by MW Savant, CEO
Well, family, it's been a journey. But one that must continue. Portions of equality do not appeal to me, nor are they just. What I desire for us all is one hundred percent marriage equality. Anything less would be virtually useless and ill-serving. In reading the opinion, it appears that all the justices were in favor of equal rights and three of them wanted complete marriage equality to result.
The importance of total marriage equality was reinforced by remembering and watching the atrocious treatment of Laurel Hester (learn background) and her partner. Their treatment really stunned me and brought to reality for me the importance of utter equality in marriage. I can only imagine what the Lieutenant and her loved one, Stacie Andree, had to suffer. I know that I was outraged and horrified to see such heartless disregard under the "just following the rules" rhetoric. When human suffering and injustice are on offer, the answer is simple. CHANGE the rules. You can watch the video of Lt. Hester's appeal to the board prior to her passing (at your discretion) which contributed to them reversing their negative position.
Even in grade school we begin lessons on equality. Remember the old apple pie worksheet? There was only and always just ONE way to create two halves. By dividing them into two, EQUAL parts. This concept is something which was ingrained in us from youth. As adults, it should not be "a lofty concept". Fair is fair. Right is right. Equal is equal and anything less simply isn't. It also bears mentioning that the way to put it back together is to take the two, EQUAL, parts and create a balanced, complementary whole. If we continue to be less than equal, the whole continues to be imperfect and dysfunctional. There is no gray area in equality.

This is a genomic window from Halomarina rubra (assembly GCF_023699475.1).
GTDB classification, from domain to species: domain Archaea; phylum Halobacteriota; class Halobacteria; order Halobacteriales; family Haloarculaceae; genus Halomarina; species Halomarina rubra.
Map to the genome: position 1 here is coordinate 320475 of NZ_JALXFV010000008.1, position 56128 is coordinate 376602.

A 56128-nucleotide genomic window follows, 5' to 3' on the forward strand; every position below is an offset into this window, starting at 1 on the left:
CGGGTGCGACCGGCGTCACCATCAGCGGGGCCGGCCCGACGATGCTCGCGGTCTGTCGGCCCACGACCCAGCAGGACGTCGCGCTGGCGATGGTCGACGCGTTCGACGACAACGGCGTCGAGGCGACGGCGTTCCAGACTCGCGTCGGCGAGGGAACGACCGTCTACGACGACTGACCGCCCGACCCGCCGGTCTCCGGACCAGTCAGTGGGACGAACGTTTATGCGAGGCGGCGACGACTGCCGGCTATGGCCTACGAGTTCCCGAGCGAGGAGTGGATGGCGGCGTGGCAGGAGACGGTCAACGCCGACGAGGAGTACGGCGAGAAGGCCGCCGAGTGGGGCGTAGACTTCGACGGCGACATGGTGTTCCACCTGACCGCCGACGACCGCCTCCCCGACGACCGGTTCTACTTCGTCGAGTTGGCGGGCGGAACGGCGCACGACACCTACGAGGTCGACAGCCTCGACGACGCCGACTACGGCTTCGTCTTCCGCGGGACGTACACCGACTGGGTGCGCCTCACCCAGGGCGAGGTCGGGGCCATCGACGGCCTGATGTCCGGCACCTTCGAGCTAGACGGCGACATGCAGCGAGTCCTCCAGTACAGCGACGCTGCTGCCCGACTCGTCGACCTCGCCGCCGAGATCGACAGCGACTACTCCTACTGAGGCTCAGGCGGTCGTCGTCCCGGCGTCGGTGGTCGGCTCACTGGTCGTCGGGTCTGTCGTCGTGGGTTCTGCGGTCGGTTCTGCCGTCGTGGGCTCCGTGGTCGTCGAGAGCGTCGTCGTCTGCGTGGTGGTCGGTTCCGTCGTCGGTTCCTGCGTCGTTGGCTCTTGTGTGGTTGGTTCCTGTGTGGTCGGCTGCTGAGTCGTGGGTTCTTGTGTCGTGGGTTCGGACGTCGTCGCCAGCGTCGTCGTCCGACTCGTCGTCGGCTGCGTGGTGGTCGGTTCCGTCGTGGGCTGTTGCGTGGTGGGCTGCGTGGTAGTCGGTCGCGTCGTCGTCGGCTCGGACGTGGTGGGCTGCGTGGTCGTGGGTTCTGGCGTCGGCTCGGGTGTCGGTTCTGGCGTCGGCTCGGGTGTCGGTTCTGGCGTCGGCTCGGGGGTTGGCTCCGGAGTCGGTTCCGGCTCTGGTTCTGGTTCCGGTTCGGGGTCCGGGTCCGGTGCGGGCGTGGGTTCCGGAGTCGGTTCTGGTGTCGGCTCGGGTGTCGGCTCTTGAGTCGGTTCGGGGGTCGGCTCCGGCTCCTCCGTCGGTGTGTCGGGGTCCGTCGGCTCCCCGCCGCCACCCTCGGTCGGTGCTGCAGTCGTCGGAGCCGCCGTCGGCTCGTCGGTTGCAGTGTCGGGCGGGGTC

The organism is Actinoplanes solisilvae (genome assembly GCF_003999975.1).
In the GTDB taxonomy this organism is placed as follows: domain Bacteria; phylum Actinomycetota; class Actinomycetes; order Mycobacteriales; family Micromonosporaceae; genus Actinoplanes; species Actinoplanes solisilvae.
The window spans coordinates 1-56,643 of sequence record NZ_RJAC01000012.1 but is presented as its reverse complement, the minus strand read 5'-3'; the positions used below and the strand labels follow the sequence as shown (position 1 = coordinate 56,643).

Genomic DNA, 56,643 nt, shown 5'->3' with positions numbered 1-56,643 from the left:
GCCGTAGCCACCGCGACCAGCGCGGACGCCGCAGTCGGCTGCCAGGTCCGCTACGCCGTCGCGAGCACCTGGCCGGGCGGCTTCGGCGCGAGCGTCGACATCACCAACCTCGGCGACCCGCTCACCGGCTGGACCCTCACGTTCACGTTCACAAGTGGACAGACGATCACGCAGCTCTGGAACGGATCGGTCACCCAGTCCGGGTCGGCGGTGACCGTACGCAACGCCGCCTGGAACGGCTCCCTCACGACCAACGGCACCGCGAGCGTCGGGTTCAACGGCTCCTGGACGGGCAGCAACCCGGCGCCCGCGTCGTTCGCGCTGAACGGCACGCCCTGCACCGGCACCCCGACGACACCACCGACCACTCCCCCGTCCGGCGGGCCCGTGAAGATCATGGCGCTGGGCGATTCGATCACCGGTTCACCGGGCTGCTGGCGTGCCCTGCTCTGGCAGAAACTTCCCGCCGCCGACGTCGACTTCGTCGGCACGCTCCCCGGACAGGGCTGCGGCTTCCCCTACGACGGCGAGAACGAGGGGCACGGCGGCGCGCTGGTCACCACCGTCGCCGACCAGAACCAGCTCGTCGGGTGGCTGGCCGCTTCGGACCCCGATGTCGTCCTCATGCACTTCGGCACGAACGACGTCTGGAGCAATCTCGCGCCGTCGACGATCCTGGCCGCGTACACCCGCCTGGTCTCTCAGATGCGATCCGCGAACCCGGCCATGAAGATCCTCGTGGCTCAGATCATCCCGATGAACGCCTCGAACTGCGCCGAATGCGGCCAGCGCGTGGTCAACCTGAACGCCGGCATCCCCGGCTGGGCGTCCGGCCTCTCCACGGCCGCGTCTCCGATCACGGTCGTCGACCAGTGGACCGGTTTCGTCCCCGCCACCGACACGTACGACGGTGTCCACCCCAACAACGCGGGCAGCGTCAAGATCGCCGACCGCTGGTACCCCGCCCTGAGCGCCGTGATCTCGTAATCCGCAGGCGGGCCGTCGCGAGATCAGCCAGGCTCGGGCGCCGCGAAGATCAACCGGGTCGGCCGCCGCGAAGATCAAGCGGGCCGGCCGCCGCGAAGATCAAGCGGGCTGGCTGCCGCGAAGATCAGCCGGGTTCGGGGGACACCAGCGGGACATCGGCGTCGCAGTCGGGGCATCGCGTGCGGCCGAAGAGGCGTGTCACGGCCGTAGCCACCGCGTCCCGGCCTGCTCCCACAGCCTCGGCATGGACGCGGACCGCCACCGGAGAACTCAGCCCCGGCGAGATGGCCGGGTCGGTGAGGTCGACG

In the words from Steven Goldstein of Garden State Equality in an e-mail this morning...
"The bottom line is this: Marriage is the only currency of commitment the real world universally accepts. Anything short of marriage equality deprives LGBTI families of the equal protection they so desperately need. Contraptions short of marriage, like civil unions and domestic partnerships, do not provide that protection, as we've learned through the New Jersey experience. Thus we do not have a win yet."
Editor's Note: The opinion expressed herein is entirely that of the writer and does not necessarily reflect the opinion of savvyplanners.com, its affiliates or partners.